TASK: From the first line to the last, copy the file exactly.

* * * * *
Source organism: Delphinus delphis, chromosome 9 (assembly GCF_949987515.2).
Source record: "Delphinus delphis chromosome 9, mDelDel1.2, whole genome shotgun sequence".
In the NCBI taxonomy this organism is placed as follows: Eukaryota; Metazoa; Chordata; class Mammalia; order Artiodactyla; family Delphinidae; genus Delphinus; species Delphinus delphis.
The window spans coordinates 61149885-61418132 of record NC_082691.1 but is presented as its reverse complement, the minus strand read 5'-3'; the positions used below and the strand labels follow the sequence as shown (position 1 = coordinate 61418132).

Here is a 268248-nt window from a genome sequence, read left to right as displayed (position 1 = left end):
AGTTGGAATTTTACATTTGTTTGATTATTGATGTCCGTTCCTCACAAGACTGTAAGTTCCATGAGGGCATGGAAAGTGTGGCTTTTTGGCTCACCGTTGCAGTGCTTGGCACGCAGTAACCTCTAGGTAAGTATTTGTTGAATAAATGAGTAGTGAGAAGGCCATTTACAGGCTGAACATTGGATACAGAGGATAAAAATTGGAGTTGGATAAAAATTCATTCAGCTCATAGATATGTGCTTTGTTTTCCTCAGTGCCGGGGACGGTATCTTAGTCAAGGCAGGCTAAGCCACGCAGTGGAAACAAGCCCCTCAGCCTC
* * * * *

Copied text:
Source organism: Delphinus delphis, chromosome 9 (assembly GCF_949987515.2).
Source record: "Delphinus delphis chromosome 9, mDelDel1.2, whole genome shotgun sequence".
In the NCBI taxonomy this organism is placed as follows: Eukaryota; Metazoa; Chordata; class Mammalia; order Artiodactyla; family Delphinidae; genus Delphinus; species Delphinus delphis.
The window spans coordinates 61149885-61418132 of record NC_082691.1 but is presented as its reverse complement, the minus strand read 5'-3'; the positions used below and the strand labels follow the sequence as shown (position 1 = coordinate 61418132).

Here is a 268248-nt window from a genome sequence, read left to right as displayed (position 1 = left end):
AGTTGGAATTTTACATTTGTTTGATTATTGATGTCCGTTCCTCACAAGACTGTAAGTTCCATGAGGGCATGGAAAGTGTGGCTTTTTGGCTCACCGTTGCAGTGCTTGGCACGCAGTAACCTCTAGGTAAGTATTTGTTGAATAAATGAGTAGTGAGAAGGCCATTTACAGGCTGAACATTGGATACAGAGGATAAAAATTGGAGTTGGATAAAAATTCATTCAGCTCATAGATATGTGCTTTGTTTTCCTCAGTGCCGGGGACGGTATCTTAGTCAAGGCAGGCTAAGCCACGCAGTGGAAACAAGCCCCTCAGCCTC